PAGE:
Today’s Gospel is familiar to most of us and appears to be a simple, straightforward teaching, but is often misunderstood, and has even been cited to justify a degenerate and dualistic understanding of life in the Holy Spirit.

We’ve been programmed from the same homilies and commentaries we’ve heard from our youth to immediately construct sets of contrasting concepts whenever we hear this Gospel. We then “judge” which is the best, which is easy to do of course, based on the words of Jesus about Mary choosing the “better part”.

Hmmm. But are we really sure we are properly interpreting what Jesus was alluding to with those words?

Such dualistic pairings of concepts with this quick and dirty intetpretation include: “action vs contemplation,”… “working vs praying,”…and “doing vs being”.

I think it’s fair to say that there is a sense with most Catholic Christians that “contemplative” Religious Orders of nuns, monks and hermits produce holier people and is a surer, more direct path to spiritual transformation in God than consecrated men and women in “active” Religious Orders who are forever busy with work in the world as their particular vocation.

Again, such ideas claim support in their interpretation of the words of Jesus in this Gospel seemingly preferring Mary over Martha.


Such ideas are completely imagined, and therefore abstracted from the actual concrete dynamic of our life experience. They totally miss the point of this Gospel, which is not to suggest that it’s better that we pray than work; but rather, HOW we are to do both, to work AND pray always stationed in the ‘present,’ with awareness of the ‘Presence’ of God.

Martha’s “doing” wasn’t the problem. Martha’s problem was where she was putting her attention!

Martha was – according to Jesus – worried and anxious about many things. She was thinking about herself, not listening to Jesus seeking to understand His words, which requires giving those words your attention. Mary was doing that; Martha was not doing that.

The “better part” is to do whatever Jesus instructed us to do, and what I’m saying above is essentially the same as what Jesus said on another occasion, which is “to seek ye first the Kingdom of God;” or, on several other occasions: “to watch and pray ALWAYS,” which leaves no space in one’s head or heart for fearing or worrying about tomorrow, so as to leave one’s attention completely free to be present “to” and engaged “in” the present reality while aware of God’s Presence!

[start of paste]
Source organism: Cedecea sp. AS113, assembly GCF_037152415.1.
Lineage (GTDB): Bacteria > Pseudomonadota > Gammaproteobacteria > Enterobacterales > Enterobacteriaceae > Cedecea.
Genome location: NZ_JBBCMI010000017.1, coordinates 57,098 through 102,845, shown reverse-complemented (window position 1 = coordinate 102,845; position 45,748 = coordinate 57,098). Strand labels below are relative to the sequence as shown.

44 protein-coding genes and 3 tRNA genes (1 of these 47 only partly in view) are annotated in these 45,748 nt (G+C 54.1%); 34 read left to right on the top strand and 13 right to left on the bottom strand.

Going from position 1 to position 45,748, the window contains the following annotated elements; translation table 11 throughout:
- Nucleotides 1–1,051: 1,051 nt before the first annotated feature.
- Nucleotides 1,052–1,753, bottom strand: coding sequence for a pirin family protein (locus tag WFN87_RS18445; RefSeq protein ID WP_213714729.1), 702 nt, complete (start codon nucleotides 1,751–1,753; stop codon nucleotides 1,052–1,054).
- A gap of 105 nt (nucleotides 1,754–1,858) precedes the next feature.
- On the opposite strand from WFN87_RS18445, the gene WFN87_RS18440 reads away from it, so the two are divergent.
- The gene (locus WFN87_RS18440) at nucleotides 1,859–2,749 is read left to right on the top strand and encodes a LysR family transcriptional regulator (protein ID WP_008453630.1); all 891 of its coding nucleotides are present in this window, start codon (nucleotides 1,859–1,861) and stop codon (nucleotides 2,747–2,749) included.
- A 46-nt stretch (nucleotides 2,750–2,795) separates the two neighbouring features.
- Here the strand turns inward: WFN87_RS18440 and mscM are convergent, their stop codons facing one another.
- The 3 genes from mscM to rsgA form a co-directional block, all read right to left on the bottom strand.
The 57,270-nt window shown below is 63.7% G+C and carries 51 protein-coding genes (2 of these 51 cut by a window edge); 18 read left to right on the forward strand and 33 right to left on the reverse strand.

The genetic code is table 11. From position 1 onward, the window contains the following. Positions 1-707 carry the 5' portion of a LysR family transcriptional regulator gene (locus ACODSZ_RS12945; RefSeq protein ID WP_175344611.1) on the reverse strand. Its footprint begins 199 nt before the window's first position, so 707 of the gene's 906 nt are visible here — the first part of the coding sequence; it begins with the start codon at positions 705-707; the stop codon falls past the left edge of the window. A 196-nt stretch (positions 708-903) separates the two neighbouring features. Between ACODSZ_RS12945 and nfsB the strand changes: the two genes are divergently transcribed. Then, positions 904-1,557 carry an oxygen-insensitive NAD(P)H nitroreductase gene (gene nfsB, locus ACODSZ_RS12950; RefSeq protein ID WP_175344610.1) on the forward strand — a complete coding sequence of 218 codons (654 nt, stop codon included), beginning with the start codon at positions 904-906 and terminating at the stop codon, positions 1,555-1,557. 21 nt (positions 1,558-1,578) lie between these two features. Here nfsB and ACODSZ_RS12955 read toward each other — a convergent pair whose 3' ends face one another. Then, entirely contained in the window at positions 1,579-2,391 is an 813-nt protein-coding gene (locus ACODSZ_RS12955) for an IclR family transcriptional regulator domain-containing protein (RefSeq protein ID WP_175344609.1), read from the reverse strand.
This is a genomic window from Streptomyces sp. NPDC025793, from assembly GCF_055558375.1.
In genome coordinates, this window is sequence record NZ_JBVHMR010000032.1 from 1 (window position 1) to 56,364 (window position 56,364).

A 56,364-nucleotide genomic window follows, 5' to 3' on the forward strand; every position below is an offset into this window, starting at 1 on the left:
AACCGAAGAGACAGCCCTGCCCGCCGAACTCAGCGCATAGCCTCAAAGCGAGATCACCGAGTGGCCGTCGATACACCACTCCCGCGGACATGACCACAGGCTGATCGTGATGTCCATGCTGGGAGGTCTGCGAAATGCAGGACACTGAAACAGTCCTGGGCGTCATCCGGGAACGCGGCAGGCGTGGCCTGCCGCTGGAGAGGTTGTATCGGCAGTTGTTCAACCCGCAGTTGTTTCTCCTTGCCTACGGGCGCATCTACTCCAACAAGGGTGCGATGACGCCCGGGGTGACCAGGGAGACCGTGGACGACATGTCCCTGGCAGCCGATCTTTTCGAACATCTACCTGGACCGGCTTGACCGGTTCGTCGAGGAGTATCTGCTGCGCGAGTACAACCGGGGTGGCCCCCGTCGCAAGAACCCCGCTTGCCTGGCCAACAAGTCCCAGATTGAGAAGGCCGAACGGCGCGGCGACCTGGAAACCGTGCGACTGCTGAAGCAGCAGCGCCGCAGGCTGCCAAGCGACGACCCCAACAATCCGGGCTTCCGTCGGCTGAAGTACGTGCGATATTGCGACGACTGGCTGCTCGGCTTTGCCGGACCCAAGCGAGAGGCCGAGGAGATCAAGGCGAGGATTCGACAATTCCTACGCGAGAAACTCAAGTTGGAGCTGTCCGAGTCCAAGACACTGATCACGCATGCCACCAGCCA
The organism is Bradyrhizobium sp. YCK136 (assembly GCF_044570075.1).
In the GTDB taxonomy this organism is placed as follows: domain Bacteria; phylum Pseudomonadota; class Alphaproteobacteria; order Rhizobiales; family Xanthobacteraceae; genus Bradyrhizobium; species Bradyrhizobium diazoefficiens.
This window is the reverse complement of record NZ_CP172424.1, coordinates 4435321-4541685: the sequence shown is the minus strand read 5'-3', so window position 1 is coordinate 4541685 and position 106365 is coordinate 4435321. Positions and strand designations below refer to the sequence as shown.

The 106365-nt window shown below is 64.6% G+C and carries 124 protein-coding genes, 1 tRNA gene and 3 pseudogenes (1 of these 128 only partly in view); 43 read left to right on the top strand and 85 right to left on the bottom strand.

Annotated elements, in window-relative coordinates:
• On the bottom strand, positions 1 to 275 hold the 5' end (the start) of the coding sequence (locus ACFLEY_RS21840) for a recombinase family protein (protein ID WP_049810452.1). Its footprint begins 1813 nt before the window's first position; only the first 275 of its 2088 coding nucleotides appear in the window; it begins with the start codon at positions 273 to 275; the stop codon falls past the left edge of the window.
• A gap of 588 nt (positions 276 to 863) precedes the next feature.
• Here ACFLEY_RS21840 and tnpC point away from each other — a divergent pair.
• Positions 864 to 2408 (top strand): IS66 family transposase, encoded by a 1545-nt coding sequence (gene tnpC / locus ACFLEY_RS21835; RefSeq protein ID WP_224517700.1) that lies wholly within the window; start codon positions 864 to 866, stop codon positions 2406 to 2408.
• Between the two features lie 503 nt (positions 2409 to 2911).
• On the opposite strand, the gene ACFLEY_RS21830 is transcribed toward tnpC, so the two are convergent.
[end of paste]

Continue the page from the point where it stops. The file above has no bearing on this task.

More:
Martha could have done her work without worrying while also listening intently to Jesus, just like Mary.

The “better part” was Mary’s choice to give her attention to Jesus and to listen to what He was saying and had nothing to do with the fact that she was idle, as I see it, which was really just an incidental descriptive detail.

Martha, on the other hand, let other thoughts fill her head, which prevented her from being able to truly listen to what she was hearing Jesus say. Remember, it was the same small room they were all in.

Sure, it’s easier to put your attention on something when you’re completely free of outside distractions, but we all know that the biggest and most challenging come from within our own minds, especially if we’re experiencing anxiety and are not at peace.

Jesus makes it clear that it was that type of distraction involved in this case…Martha wasn’t adding numbers!

Preparing food for a special guest while he’s sitting in the SAME room is not a situation that would create a “distraction” problem for Martha. In fact, many people actually find conversing and engaging with a guest to be easier and more relaxing while they are busy with their hands preparing food.

The “better part” Jesus is teaching us about is to give fully our mind and heart to God in faith, trusting His promises, love and mercy, having no fear, and giving absolutely no thought to our own foolish imagination’s fantastical fancies full of fluster, fretting and frustration.